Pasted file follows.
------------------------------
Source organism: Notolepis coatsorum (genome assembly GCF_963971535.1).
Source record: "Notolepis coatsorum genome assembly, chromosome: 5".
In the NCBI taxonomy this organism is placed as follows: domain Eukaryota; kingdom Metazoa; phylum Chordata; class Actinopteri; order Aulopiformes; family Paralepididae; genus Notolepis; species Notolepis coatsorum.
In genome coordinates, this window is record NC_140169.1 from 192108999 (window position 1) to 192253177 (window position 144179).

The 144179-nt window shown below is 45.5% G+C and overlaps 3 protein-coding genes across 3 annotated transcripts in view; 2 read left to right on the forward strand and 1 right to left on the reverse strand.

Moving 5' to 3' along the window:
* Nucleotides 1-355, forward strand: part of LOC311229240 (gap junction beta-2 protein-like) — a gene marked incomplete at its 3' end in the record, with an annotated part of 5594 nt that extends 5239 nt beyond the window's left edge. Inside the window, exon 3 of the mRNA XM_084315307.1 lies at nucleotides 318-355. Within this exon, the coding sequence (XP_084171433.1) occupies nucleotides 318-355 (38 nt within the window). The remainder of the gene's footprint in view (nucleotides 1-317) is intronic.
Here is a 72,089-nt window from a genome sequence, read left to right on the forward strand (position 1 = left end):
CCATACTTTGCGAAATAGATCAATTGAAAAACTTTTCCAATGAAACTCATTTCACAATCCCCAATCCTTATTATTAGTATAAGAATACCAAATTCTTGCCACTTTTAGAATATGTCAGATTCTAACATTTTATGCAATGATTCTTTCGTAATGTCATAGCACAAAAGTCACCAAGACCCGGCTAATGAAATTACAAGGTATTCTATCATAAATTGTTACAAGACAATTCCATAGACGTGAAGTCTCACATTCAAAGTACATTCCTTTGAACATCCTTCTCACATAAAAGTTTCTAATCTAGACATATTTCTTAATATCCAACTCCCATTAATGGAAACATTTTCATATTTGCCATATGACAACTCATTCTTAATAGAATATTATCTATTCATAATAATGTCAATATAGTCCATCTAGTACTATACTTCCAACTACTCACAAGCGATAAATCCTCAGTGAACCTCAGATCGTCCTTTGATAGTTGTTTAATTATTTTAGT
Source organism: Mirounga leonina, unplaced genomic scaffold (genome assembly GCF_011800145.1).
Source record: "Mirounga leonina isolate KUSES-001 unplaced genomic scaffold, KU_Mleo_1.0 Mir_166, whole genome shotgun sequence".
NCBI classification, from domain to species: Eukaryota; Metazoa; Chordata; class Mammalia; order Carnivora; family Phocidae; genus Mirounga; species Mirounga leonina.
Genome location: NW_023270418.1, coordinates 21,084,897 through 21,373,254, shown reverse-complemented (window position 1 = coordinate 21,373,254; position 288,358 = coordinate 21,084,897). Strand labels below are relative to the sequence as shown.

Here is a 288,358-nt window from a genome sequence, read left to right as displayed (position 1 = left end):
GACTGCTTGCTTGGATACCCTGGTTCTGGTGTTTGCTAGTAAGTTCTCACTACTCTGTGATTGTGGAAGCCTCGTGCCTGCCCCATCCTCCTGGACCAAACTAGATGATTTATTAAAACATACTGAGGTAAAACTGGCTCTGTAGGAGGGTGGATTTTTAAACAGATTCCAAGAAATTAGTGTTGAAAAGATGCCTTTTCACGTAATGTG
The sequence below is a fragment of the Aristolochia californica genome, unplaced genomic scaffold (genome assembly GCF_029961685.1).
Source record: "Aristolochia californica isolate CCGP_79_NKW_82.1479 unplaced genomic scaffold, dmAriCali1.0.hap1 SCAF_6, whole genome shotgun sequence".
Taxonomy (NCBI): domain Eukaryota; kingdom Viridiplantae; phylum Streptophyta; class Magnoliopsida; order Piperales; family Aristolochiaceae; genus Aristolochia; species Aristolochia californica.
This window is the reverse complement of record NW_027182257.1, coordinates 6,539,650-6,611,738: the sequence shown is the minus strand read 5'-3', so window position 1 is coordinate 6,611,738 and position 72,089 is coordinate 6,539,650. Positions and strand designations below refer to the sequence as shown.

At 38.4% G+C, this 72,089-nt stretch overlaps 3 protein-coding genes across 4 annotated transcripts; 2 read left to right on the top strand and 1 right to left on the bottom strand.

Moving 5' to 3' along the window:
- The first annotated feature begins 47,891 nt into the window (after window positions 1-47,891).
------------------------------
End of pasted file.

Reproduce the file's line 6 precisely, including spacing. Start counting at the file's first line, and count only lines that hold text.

Moving 5' to 3' along the window: